I’m on a scones roll these days! The reason is quite simple, really – that if I want something baked to go with my afternoon coffee, it won’t take forever and possible already be too late for coffee by the time it’s done….
Most of us agree that yeasted baked goods are the best, especially in wintertime, but sometimes you just don’t have the time or the patience to wait for that dough to rise – right?
So this is where the scones come in. It’s quick and easy, and there are countless variations. This time, for me, it started by having leftover lemon curd from my birthday cake. What I really was craving were lemon curd buns – I’ve never had them, but I imagine they must be good and one day soon I’ll make them, promise – but I digress. I was craving lemon curd buns, but didn’t have the aforementioned time nor patience – enter the lemon curd scones. I made the scones dough, pressed it out to a rectangle and treated it like I would a cinnamon bun dough, only with lemon curd.
And it was a success! At least according to myself and the person who came for coffee that day!
Right before the Holidays I visited my aunt, who is an incredible cook and baker. Every time I stop by for just a coffee, she always serves something incredibly delicious home baked with it. I really appreciate that, and I’m also very inspired by her and her baked goods. So anyway, this time she served me some delightfully light and savoury parmesan cookies, and since I’m having a small gathering later this week to celebrate my birthday, I though I would whip up a batch. I wanted them to be buttery and sablée like, so I decided to adapt my trusted Rosemary Sablée recipe into this savoury treat. I haven’t translated that recipe (yet), but it’s the same base as this one. All I did was to swap the sugar for freshly grated parmesan – and it turned out great!
Are you all on detox or a good, old-fashioned diet this January? I’m not. I believe in everything in moderation, and enjoy small sweets year round. If you are, no judgement here – just save this recipe for later, when you are ready to hop on the butter and sugar bandwagon again!
Today is Santa Lucia, which is traditionally celebrated in the Nordic countries. It has become a festival of light, and in most kinder gardens and schools, the day is marked by children wearing white dresses and a crown of lights processing while carrying Lucia buns (lussekatter), sweet rolls made with saffron.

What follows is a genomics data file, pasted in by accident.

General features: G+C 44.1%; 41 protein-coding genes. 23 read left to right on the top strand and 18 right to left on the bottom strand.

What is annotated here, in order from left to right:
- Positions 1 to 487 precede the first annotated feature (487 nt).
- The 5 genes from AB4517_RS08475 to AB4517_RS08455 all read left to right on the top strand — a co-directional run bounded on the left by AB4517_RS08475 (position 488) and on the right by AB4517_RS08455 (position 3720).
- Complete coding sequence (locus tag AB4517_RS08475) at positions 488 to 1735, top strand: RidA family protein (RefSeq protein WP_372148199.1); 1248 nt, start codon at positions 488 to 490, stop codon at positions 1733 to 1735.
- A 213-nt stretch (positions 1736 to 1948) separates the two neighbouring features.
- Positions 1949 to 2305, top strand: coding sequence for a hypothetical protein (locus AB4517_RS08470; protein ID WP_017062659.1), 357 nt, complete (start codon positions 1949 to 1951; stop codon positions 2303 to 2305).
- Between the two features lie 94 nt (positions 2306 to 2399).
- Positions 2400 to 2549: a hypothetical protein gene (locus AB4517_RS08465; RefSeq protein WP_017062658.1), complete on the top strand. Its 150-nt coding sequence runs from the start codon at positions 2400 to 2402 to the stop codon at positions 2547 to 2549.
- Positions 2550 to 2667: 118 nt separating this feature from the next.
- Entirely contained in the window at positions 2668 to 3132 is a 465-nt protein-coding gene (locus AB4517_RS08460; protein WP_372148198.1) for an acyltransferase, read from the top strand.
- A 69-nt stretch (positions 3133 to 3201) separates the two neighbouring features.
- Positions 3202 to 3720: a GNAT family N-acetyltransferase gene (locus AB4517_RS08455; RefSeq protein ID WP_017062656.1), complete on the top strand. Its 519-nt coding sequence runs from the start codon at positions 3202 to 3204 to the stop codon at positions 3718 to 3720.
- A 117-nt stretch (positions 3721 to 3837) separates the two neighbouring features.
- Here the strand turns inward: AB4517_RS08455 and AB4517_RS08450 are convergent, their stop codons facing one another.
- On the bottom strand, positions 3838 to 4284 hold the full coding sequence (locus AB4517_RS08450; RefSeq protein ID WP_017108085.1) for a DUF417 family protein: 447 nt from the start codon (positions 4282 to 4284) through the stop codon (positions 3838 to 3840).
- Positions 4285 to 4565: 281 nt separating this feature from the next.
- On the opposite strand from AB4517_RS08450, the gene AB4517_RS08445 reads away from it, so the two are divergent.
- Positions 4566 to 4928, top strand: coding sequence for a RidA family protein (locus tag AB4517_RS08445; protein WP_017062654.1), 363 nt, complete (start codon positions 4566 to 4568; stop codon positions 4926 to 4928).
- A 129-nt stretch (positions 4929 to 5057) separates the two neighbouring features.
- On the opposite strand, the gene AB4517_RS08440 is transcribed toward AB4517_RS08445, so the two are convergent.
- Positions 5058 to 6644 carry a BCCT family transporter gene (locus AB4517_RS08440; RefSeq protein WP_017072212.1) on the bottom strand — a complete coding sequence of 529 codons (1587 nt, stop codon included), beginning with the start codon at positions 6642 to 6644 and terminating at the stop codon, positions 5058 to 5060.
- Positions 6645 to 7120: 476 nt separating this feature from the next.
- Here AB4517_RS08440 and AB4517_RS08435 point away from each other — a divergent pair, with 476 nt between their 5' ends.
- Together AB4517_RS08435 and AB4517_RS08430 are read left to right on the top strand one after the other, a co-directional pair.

This year I thought I would bake traditional Swiss Christmas Cookies, to change things up a bit. If I have the time and the muse strikes me, I will also whip up some Pepperkaker, but the only ones I plan to make for Christmas this year are the Sarah Bernhardt Cakes and the Christmas Cupcakes.
Well, it’s already the 2nd Sunday of Advent! I’m going to spare you the *how did it happen so fast*-talk etc etc (although we all think it), and in stead say that I’m getting more and more into Christmas Spirit every day. Yesterday I went to the opening of the Christmas Marked in Ålesund, which is conveniently located in an old tunnel between two parts of town (writing it down it sounds dodgy, but it really isn’t) – and it was really nice!🎄. I bought a few things and a few things inspired me to try my own version (apple-gløgg!) so it was win-win!
In Norway, the four Sundays of Advent are marked, if not celebrated. Most homes has a wreath with four candles, or a modernised version of it, and often, a poem will accompany the lighting of the first candle. I tried to find a translation of the most popular one, by Norwegian poet Inger Hagerup, but I couldn’t find one, please let me know if you know of a source.